Tuesday, January 28, 2020

California couple with Lake Tahoe vacation rentals plead guilty to defrauding investors of $1 BILLION

DC Solar founders have recently plead guilty to defrauding investors of upwards of $1 billion with a Ponzi scheme.

The owners of a solar energy company based out of the San Francisco Bay Area just plead guilty to defrauding investors of $1 billion with a massive Ponzi scheme they had been running for years, the Tahoe Daily Tribune reports. 

Jeff Carpoff, 49, pleaded guilty to conspiracy to commit wire fraud and money laundering, and is facing up to 30 years in prison, the U.S. Attorney’s office in Sacramento said. His wife, Paulette, 46, faces up to 15 years in federal prison for money laundering charges.

According to the TDT, the couple had been running a Ponzi scheme for years and have since been caught, agreeing to a plea deal that will make them forfeit over $120 million in assets. Such assets include collector cars, vacation homes and rentals in the Caribbean, Lake Tahoe, and Las Vegas, and much more, all of which they purchased with cash.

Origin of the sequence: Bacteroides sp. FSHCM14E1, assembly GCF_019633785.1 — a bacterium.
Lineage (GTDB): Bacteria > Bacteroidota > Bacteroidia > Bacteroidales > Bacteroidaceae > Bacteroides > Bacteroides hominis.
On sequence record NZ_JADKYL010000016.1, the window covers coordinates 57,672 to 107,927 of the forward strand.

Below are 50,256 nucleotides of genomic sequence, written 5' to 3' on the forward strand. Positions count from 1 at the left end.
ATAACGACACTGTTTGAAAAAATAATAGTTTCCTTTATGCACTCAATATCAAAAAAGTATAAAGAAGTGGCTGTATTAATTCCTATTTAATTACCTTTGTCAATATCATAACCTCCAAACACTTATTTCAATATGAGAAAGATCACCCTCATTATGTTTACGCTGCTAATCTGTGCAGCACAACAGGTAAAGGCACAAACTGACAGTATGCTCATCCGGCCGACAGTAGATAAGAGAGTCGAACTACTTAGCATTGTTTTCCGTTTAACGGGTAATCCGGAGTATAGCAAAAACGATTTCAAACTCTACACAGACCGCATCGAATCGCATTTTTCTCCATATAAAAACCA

According to prosecutors, the couple originally founded DC Solar in Benicia, which started off as a legitimate company. The company made solar generators that could be mounted on trailers, marking them as emergency power units for cellphone companies or power outlets for lighting sports events and such. But then things turned shady.

The company eventually developed into a Ponzi scheme by telling investors they could reap benefits of the federal tax credits that would ensue by having them lease the generators back to DC Solar, which the company would then provide back to other companies for use. But they never did that.

Instead of paying off investors with profits from DC Solar, the company rather paid them back with funds from later investors.

By the end of their run, the Carpoff's stole over $1 billion from their investors. One such company, owned by Warren Buffet, lost over $340 million.

What started off as a seemingly legitimate solar company took a turn for the worst and ended up defrauding investors of billions as well as landing its founders with potential multiple decade-long prison sentences. It's a classic tale of the power of greed that can inevitably lead to corruption and crime, which does not pay.

DC Solar's solar generators. Photo: Tech Startups

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